China’s bioenergy giant Kaidi has unveiled plans to construct a second-generation €1bn biofuel refinery in Ajos, Kemi, Finland.
Scheduled to be operational by 2019, the refinery is expected to generate 200,000t of biofuels per year, of which 75% will be used as biodiesel and 25% as biogasoline.
The second-generation biomass plant will use wood-based feedstock, such as energy wood, harvesting leftovers and remaining barks procured from the forest industry, to generate fuel.
The biodiesel produced by the plant is claimed to be cleaner and possesses a higher quality than its preceding generation of biofuel and can be blended with fossil diesel in any proportion.
Finland Ministry of Employment and the Economy permanent secretary Jari Gustafsson said: "Promoting bioeconomy and versatile use of wood are key projects for the Finnish government. In addition, ensuring foreign investments that drive export and create new jobs are also one of our key goals."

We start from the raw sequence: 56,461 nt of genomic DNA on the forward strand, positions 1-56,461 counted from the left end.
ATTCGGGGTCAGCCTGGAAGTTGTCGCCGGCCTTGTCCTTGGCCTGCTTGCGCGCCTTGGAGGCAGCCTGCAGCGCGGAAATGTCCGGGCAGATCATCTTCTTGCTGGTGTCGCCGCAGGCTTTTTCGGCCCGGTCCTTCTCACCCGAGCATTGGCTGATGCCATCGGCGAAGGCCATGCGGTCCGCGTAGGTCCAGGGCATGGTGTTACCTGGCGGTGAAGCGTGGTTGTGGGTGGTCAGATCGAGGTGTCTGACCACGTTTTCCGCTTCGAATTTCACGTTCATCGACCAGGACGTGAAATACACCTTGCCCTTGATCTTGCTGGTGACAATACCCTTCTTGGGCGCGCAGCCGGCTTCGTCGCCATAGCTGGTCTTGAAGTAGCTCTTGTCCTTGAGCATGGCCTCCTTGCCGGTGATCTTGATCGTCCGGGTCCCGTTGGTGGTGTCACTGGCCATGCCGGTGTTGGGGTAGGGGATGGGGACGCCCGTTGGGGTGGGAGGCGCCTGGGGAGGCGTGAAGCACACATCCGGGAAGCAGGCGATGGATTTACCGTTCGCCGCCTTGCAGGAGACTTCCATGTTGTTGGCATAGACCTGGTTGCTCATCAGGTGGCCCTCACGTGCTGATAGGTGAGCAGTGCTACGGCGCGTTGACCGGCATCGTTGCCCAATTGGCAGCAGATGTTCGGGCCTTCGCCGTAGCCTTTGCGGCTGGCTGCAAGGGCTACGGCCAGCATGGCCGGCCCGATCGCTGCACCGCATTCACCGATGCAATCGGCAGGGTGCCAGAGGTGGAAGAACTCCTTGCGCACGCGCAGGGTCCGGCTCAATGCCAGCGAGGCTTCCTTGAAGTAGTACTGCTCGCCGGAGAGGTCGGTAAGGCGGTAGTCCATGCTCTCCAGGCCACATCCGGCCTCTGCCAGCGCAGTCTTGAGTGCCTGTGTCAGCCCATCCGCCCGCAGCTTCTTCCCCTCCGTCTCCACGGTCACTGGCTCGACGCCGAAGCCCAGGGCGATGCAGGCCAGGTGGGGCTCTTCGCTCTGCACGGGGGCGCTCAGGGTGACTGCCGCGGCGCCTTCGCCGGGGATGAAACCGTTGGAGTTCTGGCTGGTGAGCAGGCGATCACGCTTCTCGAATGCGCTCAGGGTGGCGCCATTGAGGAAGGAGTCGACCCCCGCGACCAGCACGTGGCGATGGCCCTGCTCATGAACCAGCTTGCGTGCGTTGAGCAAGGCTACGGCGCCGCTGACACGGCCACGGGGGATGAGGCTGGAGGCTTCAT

Sunshine Kaidi New Energy Group chairman and CEO Chen Yilong added: "We find Finland the most interesting country to invest in for biofuels production in the Northern hemisphere. Finland has vast biomass resources, plenty of potential partner companies and an extremely progressive biofuels policy."
The planned biorefinery has accessed the required plans and reports charting the project’s potential environmental impact assessment approval from Vapo, who earlier had plans to build a biorefinery on the same area but later withdrew.
Additionally, the company had also been given the environmental impact assessment approval from the Centre for Economic Development, Transport and the Environment of Lapland and environmental permit application is well underway.
Kaidi is planning to acquire 33ha of land from the city of Kemi to build the plant.
The final investment decision is said to be reached by the end of the year and the building process is expected to commence in 2017.
The establishment of the refinery is expected to generate 150 full-time employments with the construction process itself roping in 4,000 manpower. Additionally, the project will create hundreds of subcontracting jobs.